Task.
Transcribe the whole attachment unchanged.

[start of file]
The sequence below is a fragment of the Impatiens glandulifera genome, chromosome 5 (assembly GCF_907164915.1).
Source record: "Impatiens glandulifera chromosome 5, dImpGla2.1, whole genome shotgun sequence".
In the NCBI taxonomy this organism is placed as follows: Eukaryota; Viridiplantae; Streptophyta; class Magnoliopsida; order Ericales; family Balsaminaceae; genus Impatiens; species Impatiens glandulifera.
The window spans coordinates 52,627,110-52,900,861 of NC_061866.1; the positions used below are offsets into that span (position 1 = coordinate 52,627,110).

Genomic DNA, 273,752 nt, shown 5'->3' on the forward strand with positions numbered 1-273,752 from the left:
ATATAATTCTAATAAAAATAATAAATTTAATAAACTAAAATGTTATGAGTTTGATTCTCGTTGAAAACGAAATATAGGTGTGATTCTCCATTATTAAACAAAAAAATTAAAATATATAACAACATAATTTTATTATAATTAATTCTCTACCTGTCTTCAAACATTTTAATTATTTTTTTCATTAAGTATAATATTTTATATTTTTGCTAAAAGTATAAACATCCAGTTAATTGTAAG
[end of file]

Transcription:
The sequence below is a fragment of the Impatiens glandulifera genome, chromosome 5 (assembly GCF_907164915.1).
Source record: "Impatiens glandulifera chromosome 5, dImpGla2.1, whole genome shotgun sequence".
In the NCBI taxonomy this organism is placed as follows: Eukaryota; Viridiplantae; Streptophyta; class Magnoliopsida; order Ericales; family Balsaminaceae; genus Impatiens; species Impatiens glandulifera.
The window spans coordinates 52,627,110-52,900,861 of NC_061866.1; the positions used below are offsets into that span (position 1 = coordinate 52,627,110).

Genomic DNA, 273,752 nt, shown 5'->3' on the forward strand with positions numbered 1-273,752 from the left:
ATATAATTCTAATAAAAATAATAAATTTAATAAACTAAAATGTTATGAGTTTGATTCTCGTTGAAAACGAAATATAGGTGTGATTCTCCATTATTAAACAAAAAAATTAAAATATATAACAACATAATTTTATTATAATTAATTCTCTACCTGTCTTCAAACATTTTAATTATTTTTTTCATTAAGTATAATATTTTATATTTTTGCTAAAAGTATAAACATCCAGTTAATTGTAAG